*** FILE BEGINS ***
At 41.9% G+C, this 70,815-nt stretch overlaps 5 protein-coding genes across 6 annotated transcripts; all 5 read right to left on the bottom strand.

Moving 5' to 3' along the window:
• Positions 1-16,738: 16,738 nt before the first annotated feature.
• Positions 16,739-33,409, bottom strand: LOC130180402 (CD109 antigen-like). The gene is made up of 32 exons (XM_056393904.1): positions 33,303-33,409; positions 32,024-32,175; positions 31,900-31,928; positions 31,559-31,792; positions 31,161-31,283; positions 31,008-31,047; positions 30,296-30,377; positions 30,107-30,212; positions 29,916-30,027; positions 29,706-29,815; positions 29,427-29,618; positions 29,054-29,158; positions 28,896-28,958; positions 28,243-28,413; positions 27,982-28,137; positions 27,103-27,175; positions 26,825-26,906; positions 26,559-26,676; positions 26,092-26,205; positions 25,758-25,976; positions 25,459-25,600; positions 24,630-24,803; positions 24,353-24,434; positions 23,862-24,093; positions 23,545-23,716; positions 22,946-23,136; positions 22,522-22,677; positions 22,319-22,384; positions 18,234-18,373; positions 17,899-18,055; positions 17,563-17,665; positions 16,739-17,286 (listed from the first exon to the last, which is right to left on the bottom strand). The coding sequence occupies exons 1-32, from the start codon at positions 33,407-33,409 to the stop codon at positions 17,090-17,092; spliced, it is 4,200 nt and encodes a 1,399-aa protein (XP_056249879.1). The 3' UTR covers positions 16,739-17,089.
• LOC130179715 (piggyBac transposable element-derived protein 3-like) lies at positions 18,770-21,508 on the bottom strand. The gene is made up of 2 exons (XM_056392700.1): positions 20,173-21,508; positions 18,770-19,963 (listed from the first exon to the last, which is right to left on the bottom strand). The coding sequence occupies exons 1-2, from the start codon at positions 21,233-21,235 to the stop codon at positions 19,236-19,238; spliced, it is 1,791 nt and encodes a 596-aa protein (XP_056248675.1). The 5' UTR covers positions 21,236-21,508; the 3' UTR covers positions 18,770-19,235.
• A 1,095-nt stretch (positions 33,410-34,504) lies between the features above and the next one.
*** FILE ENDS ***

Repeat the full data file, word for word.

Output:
At 41.9% G+C, this 70,815-nt stretch overlaps 5 protein-coding genes across 6 annotated transcripts; all 5 read right to left on the bottom strand.

Moving 5' to 3' along the window:
• Positions 1-16,738: 16,738 nt before the first annotated feature.
• Positions 16,739-33,409, bottom strand: LOC130180402 (CD109 antigen-like). The gene is made up of 32 exons (XM_056393904.1): positions 33,303-33,409; positions 32,024-32,175; positions 31,900-31,928; positions 31,559-31,792; positions 31,161-31,283; positions 31,008-31,047; positions 30,296-30,377; positions 30,107-30,212; positions 29,916-30,027; positions 29,706-29,815; positions 29,427-29,618; positions 29,054-29,158; positions 28,896-28,958; positions 28,243-28,413; positions 27,982-28,137; positions 27,103-27,175; positions 26,825-26,906; positions 26,559-26,676; positions 26,092-26,205; positions 25,758-25,976; positions 25,459-25,600; positions 24,630-24,803; positions 24,353-24,434; positions 23,862-24,093; positions 23,545-23,716; positions 22,946-23,136; positions 22,522-22,677; positions 22,319-22,384; positions 18,234-18,373; positions 17,899-18,055; positions 17,563-17,665; positions 16,739-17,286 (listed from the first exon to the last, which is right to left on the bottom strand). The coding sequence occupies exons 1-32, from the start codon at positions 33,407-33,409 to the stop codon at positions 17,090-17,092; spliced, it is 4,200 nt and encodes a 1,399-aa protein (XP_056249879.1). The 3' UTR covers positions 16,739-17,089.
• LOC130179715 (piggyBac transposable element-derived protein 3-like) lies at positions 18,770-21,508 on the bottom strand. The gene is made up of 2 exons (XM_056392700.1): positions 20,173-21,508; positions 18,770-19,963 (listed from the first exon to the last, which is right to left on the bottom strand). The coding sequence occupies exons 1-2, from the start codon at positions 21,233-21,235 to the stop codon at positions 19,236-19,238; spliced, it is 1,791 nt and encodes a 596-aa protein (XP_056248675.1). The 5' UTR covers positions 21,236-21,508; the 3' UTR covers positions 18,770-19,235.
• A 1,095-nt stretch (positions 33,410-34,504) lies between the features above and the next one.